London-based artist Nick Gentry breathes new life into old floppy disks by using them as his canvas.
“Reunion” (2010); all images courtesy of Nick Gentry
If you remember or have ever used any of the following — VHS or cassette tapes, Polaroid pictures or floppy disks — that will make you a fossil in today’s gadget world of sleek USB sticks and terabyte drives. But, before you start snickering, consider the work of London-based artist Nick Gentry, who breathes new life into old floppy disks by using them as his canvas — with astonishing results.
“Through the Grid” (2010):
As simple and pragmatic as Gentry’s approach may be — the square floppies provide a natural raster — there’s much one could read into it. Floppies once held our entire lives — love letters next to term papers, poetry attempts and recipes next to accounts and personal records. And, as storage space on them was limited (a laughable 3 MB to 240 MB later on), our collection of floppies grew, a visible and tangible evidence of the important data in our lives. Today, with super storage formats and compressed file sizes, this evidence has become mighty small and intangible.
Gentry is the first to admit more than a wee bit of nostalgia about this fact:
“Since their introduction in 1981, billions upon billions of floppy disks have been manufactured and 30 years later production is coming to an end. Despite their previous dominance, physical media objects will eventually become rare artifacts. The floppy disk stands firm and lives on as a metaphor for the increasing pace of the modern life cycle, mass production and the throwaway culture of today.”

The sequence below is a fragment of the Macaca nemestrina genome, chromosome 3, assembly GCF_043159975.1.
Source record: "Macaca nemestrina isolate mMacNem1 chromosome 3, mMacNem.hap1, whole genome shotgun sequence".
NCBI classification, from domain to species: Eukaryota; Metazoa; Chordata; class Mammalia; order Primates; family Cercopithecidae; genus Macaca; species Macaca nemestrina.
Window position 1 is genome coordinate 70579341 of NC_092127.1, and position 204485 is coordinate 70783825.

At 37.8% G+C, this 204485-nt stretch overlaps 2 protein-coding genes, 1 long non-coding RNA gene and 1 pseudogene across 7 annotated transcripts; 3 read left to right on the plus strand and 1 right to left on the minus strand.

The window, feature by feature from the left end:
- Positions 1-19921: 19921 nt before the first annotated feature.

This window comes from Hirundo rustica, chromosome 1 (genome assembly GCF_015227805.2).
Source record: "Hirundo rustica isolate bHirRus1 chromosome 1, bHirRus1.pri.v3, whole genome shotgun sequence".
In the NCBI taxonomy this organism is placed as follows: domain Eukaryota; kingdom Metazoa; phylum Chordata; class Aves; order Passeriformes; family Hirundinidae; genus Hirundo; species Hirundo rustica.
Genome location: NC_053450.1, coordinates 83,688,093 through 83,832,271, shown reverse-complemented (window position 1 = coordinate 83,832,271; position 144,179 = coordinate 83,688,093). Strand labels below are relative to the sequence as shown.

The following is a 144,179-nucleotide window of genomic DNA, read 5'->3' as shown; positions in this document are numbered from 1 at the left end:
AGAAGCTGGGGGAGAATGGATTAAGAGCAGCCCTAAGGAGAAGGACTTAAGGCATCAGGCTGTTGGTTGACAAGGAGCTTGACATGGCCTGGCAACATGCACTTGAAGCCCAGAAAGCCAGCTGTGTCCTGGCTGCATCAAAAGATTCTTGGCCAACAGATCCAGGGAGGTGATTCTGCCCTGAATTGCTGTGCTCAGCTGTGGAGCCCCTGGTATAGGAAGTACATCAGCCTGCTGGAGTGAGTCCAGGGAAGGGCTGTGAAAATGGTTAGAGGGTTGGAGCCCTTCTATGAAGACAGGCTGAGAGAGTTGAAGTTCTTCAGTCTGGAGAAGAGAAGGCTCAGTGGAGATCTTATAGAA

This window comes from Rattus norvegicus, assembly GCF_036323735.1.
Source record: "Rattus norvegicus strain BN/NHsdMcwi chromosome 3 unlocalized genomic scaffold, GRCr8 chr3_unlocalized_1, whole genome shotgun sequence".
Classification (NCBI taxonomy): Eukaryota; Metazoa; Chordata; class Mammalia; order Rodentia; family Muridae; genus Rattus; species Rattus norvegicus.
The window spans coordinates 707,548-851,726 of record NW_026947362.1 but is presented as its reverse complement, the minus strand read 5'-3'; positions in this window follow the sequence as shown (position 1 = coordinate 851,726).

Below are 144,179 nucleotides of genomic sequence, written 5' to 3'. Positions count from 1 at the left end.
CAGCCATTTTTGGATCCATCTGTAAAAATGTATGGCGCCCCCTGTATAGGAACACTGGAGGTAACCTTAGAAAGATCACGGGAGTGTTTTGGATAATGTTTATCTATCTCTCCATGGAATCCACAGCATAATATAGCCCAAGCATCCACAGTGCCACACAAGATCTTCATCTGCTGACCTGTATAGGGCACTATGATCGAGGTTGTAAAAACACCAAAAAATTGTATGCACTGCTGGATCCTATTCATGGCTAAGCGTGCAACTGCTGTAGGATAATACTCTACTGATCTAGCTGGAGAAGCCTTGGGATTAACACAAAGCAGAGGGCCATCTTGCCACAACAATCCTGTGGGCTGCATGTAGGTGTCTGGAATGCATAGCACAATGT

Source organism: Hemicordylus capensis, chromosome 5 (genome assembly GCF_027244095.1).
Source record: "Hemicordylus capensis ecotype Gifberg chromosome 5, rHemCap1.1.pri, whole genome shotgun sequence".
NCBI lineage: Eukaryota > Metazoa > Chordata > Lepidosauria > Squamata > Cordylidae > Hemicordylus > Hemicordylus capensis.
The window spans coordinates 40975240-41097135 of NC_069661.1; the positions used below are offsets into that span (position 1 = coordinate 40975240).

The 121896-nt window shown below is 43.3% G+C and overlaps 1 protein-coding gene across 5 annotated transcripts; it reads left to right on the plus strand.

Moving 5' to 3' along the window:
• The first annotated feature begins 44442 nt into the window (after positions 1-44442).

The recycling aspect of Gentry’s approach is evident: If an artist can use something as physically uninspiring as floppy disks and create something amazing, then we can all be a bit more creative in our everyday lives and think before throwing something away. Says Gentry:
“Reusing objects can negate the need for waste, with a new function that also often has more charm than that of the original. Seeing art produced in this way can encourage a more creative approach to everyday objects that are deemed to be obsolete or useless. What brings the overall concept to life is that blend of the nostalgic and familiar, together with the freshness of a new form of expression.”
“The Reproduction No 3” (2009) – is that you, Mona Lisa?
It is no coincidence that in many of his artworks, Gentry uses the metal circular hub on the reverse side of the floppy as a person’s eye. It is a visual metaphor for the human eye that can provide a clue to a person’s feelings and identity. Just as the floppy disk’s data is still there, but not accessible anymore, a person might give clues about her or his emotional state without actually allowing access.
“Crime does not pay” (2010):
It is therefore important for Gentry to keep the floppy’s circular hub, metal slider, label and any writing on it visible in his finished piece as evidence of the disk’s former life. The whole process starts with him choosing the disks that fit in terms of color and then laying them out according to the portrait he has in mind. He then spray paints most parts of the disks over before painting on the details of the image with oil paints.
“Demon’s Winter” (2010):
Now if you remember the 3½-inch floppy’s predecessor, the 5¼-inch or even 8-inch floppy disks that actually used to be flexible and gave the whole storage medium its name, then you’re a real fossil.
“Self portrait 01” (2010):
For more about Nick Gentry or to donate your old floppies, visit his website or Flickr photostream.
Sources: 1, 2, 3, 4, 5